After months of swirling relocation rumors, DC Comics on Tuesday clarified the big picture for us all:
DC the comics media empire will geographically divide its operations and go bicoastal. It will also shutter its WildStorm imprint.
DC Entertainment, in its effort to integrate its "business, brand and characters into Warner Bros. Entertainment content and distribution operations," will move its multimedia and digital-content operations to Southern California. Specifically: good ol' Burbank, USA.
DCE's publishing, though, will stay in New York -- continuing, the company said, its "75-plus year legacy of leadership in the comic book arena."
"These organizational changes reinforce the strengths of DC's greatest legacies - most importantly its people and its creative talent - and offer greater opportunity for maximum growth, success and efficiency in the future," DC Entertainment President Diane Nelson said in announcing the realignment Tuesday.
Nelson's statement emphasized DC's aim to work yet more closely with Warner Bros.
Jeff Robinov, president of Warner Bros. Pictures Group, said that the realignment "allows us to fully integrate and expand the DC brand in feature films as well as across multiple distribution platforms of Warner Bros. and Time Warner," according to the news release, which noted that Nelson reports to Robinov.
The Burbank relocation -- which is scheduled to be completed by the end of next year -- will involve DCE businesses involved with "feature films, television, digital media, video games and consumer products as well as the company's administrative functions," the news release said.
The next major feature film based on a DC character is "The Green Lantern," starring the in-hyper-demand Ryan Reynolds (right); the movie is scheduled for release in June.
DC's biggest box-office success has been 2008's "The Dark Knight," which grossed $533-million domestically, according to boxofficemojo.com.
Some Hollywood observers cite fierce competition between DC and Marvel. Marvel's two "Iron Man" films have grossed more than $600-million combined domestically and its "Spider-Man" trilogy has grossed more than $1.1-billion. A little more than a year ago, Disney announced it had acquired Marvel for $4-billion.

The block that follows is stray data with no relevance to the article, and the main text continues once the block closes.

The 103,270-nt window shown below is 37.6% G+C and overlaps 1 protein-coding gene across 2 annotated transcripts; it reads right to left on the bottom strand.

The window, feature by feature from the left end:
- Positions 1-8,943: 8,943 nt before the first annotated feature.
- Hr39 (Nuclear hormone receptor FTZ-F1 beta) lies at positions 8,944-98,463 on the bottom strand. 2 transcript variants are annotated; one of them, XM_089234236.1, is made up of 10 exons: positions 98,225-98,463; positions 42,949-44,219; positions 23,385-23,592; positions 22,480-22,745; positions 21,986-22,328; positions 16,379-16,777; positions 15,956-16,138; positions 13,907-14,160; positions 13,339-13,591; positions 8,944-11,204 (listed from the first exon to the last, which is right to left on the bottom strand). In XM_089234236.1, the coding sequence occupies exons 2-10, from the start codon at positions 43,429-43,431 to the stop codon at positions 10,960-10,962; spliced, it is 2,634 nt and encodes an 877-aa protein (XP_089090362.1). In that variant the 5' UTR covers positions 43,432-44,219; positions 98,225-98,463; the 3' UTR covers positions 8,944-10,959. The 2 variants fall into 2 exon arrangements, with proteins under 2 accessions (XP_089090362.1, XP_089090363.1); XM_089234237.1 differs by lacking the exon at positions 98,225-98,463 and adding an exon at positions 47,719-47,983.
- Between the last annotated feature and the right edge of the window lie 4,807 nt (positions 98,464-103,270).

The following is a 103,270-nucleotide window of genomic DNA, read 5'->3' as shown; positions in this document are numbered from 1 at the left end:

Tuesday's news release noted that besides Nelson, the management team responsible for guiding the DCE realignment is Geoff Johns, chief creative officer; John Rood, executive vice president, sales, marketing and business development; and DC Comics' co-publishers Jim Lee and Dan DiDio.
DC's David Hyde, whom Comic Riffs contacted Tuesday, says the WildStorm imprint will disappear, though not all its characters will.
"After taking the comics scene by storm nearly 20 years ago, the WildStorm Universe titles will end this December," Hyde writes on DC's website. "In this soft marketplace, these characters need a break to regroup and redefine what made them once unique and cutting edge. While these will be the final issues published under the WildStorm imprint, it will not be the last we will see of many of these heroes."
Hyde also says that come next week, DC "will cease to publish new material under the ZUDA banner."
Nelson said about 20 percent of DC's roughly 250 employees will be laid off, reported Ben Fritz, who writes for The Los Angeles Times blog Company Town,
Reached earlier Tuesday about the likely impending move, comics legend Joe Kubert told Comic Riffs: "In today's world, distance is not a deterrent, especially for artists in the business of comic books. The Internet is now the source of communication and delivery.
"It's a far cry from having to do an all-nighter, then getting into the car and driving into the city to deliver," Kubert said.
Of the prospect of DC relocating entirely to California, creator Dean Haspiel told Comic Riffs on Tuesday: "It would be unwise for DC to move all of its offices to California. The heart of the comic-book business lives in NYC and to lose that face-to-face access would greatly harm their output."